b.      The Union’s Position

The Union proposes that:


The Employer will provide suitable and adequate facilities (rooms) for employees to change clothing into the required uniform and secured means to store personal belongings (lockers).  A full-size personal locker, large enough to store and hang up civilian clothes and uniform items, will be made available at no cost to the employee and assigned to each employee who requests one.


These lockers will be made available to each requestor prior to the effective date for the requirement to wear uniforms.  The location of these lockers will be convenient to the work site of the employees who use them.

The Union proposes that the Employer provide lockers, sufficient in size to store uniforms and other clothing, for any ART who requests one and facilities for those who want to change in to and out of their uniforms at the beginning and end of their tour of duty.  The Union contends that there are “risks inherent” with wearing a military uniform when commuting to and from work and its proposal is an accommodation for those ARTs who do not wish to wear their uniforms outside duty hours.  In this regard, if an ART is involved in an accident or incident while wearing a uniform on non-duty time, the employee is likely to be disciplined more severely due to the element of “embarrassment” to the Air Force.  Employees should have the option of changing clothing so that they do not have to wear the military uniform on non-duty time.  Also, by virtue of their maintenance duties, many ARTs have a tendency to have very dirty uniforms at the end of a workday and they would like to have facilities readily available to shower and change clothes for their commute home.


     According to the Union, the Employer’s proposal that ARTs use the lockers and changing facilities at the fitness centers is unrealistic because those lockers are for daily use, which the Union interprets to mean, for use while working out at a center.  Existing lockers in other buildings on the base are generally too small to accommodate a uniform on a hanger and there are no changing facilities on the base other than those in the fitness centers and in Building 826.  Furthermore, there is no women’s locker room.  Restrooms are not meant to function as changing facilities, contrary to the Employer’s contention, because they are too small.  The Employer should be compelled to provide employees with a reasonable accommodation for its imposition of a uniform requirement.



Having carefully considered the arguments and evidence presented in this case, I conclude that the impasse over uniforms/monetary stipends and changing facilities/lockers should be resolved on the basis of a modified version of the Employer’s proposals. Overall, the Union has made some interesting arguments in a well-written post-hearing brief but provided very little in the way of evidence to support their assertions.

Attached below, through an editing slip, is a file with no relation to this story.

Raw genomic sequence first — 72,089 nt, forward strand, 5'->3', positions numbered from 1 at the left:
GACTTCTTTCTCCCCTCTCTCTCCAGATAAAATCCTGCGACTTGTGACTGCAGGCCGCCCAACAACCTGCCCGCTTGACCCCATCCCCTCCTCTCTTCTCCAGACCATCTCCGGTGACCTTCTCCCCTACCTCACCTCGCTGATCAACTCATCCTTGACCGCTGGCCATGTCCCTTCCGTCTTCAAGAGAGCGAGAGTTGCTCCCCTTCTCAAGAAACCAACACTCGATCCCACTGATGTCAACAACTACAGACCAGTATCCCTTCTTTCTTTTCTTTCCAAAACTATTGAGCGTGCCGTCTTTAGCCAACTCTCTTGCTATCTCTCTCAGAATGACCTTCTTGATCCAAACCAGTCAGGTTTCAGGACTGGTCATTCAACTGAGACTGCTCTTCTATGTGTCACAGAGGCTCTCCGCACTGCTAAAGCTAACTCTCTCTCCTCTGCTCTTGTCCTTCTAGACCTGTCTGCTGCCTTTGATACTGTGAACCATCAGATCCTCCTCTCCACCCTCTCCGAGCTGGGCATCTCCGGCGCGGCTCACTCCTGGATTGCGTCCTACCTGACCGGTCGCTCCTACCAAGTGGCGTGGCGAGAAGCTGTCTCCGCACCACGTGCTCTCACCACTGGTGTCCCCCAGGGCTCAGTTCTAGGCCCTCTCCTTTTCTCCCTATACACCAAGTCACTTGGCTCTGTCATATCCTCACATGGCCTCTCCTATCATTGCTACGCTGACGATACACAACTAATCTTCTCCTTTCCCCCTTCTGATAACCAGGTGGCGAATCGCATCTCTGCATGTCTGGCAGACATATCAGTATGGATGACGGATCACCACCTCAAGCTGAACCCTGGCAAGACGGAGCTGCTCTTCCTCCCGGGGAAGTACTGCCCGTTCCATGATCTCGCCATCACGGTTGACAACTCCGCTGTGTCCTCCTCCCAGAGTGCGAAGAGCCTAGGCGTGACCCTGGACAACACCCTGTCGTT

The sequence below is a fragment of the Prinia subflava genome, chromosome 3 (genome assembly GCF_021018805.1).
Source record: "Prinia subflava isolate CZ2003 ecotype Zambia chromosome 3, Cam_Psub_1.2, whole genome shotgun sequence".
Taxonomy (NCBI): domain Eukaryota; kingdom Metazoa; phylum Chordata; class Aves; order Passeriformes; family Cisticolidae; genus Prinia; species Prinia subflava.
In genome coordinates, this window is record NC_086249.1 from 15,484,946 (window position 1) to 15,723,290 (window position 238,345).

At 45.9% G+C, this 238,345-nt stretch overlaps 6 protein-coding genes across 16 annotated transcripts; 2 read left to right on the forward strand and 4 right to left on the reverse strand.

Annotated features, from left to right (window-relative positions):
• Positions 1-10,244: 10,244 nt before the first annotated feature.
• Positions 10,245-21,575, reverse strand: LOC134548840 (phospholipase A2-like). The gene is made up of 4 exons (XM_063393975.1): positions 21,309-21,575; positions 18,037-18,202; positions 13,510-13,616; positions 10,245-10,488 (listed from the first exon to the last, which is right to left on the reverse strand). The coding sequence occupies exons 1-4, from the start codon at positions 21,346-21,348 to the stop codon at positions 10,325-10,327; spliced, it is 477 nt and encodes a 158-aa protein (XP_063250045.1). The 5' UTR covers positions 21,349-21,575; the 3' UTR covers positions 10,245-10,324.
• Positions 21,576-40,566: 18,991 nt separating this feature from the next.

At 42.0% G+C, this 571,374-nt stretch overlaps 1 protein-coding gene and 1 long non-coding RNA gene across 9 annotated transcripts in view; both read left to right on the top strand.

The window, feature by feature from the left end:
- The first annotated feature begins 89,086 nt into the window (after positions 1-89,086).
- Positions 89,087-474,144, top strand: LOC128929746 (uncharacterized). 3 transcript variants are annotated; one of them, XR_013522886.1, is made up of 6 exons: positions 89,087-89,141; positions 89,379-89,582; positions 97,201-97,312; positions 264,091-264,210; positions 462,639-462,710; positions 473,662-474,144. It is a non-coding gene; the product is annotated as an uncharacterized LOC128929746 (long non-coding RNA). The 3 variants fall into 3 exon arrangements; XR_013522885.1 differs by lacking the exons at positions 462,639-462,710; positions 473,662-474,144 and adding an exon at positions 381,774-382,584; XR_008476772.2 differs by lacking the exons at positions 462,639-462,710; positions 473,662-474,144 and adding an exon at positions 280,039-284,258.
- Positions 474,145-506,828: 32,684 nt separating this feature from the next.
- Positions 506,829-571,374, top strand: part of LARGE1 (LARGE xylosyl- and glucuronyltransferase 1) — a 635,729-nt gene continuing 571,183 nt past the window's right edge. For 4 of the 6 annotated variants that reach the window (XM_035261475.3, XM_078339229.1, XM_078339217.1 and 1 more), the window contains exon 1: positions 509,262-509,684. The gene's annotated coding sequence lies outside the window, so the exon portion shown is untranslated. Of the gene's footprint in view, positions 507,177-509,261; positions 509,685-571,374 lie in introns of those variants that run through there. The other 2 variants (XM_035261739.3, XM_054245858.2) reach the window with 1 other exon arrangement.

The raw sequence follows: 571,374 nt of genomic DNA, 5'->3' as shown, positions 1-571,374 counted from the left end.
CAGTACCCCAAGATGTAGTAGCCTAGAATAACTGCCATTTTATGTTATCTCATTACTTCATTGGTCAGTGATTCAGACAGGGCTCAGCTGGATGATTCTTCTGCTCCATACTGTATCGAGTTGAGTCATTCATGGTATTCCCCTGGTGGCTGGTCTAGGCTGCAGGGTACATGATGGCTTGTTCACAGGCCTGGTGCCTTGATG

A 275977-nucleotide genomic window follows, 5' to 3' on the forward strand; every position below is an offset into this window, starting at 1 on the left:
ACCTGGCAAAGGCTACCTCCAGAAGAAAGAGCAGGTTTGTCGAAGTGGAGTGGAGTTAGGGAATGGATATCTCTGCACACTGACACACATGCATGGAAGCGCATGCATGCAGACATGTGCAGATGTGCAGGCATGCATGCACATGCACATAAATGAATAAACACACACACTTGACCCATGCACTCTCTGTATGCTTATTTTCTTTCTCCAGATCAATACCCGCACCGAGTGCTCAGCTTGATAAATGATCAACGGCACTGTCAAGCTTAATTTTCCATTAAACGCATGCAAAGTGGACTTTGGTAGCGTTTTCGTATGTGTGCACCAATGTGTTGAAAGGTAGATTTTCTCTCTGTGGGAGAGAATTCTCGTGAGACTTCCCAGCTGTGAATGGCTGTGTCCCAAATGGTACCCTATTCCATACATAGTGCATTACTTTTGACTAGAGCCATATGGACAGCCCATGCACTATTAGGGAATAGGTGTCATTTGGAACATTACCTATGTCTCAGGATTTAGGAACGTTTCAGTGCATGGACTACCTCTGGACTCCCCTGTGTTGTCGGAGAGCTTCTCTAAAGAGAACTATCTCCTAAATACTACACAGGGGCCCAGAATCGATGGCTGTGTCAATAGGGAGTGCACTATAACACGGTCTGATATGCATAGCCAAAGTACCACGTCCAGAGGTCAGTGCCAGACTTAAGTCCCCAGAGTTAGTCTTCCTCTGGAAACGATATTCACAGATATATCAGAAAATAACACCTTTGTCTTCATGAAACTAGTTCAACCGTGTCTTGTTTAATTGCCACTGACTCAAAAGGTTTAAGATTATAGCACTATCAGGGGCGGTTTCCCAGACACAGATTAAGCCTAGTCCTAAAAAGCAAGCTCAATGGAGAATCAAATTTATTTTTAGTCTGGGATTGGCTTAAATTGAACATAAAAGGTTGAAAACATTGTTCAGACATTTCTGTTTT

On the issue of uniforms, I cannot accept as credible the Union’s position that the uniforms provided already by the Air Force to meet the needs of the technicians’ military reserve duty should not be considered in this dispute because the Air Force is now imposing a new requirement that the ARTs wear their uniforms while performing their civilian maintenance or other duties.  In many ways, this argument calls to mind some of the conversation neutrals are encountering in non-Federal-sector bargaining in which labor organizations are maintaining that economic compensation such as steps in a salary schedule or longevity bonuses should not be included in determining the compensation rate because they are the result of hard fought battles in previous negotiations.  In the view of this Arbitrator, however, steps, bonuses, and other economic items, regardless of the tradeoffs that may have occurred or the labor struggles which won them, represent real costs to the employer and, in this or any economic environment, need to be recognized as such and realistically added to the cost of the package.  Uniforms already provided to the ARTs as a function of their military reserve status should be included in the consideration:  they are in the possession of the ARTs, available for use, and subject to the same replacement guidelines as the civilian technicians also enjoy.


The Air Force, like every other Federal agency and employers in general, is being asked to manage scarce resources wisely.  To require the Employer not to consider existing uniforms and provide all new uniforms seems fiscally irresponsible and an almost punitive response to the requirement that ARTs wear uniforms while performing their duties.


In modifying the Employer’s proposal my intention is to be clear that, as a result of these negotiations, which involve a recent decision to require ARTs to wear their military uniforms while performing their civilian duties, all ARTs will receive a $150 stipend to purchase additional uniform items regardless of any previous monetary disbursements.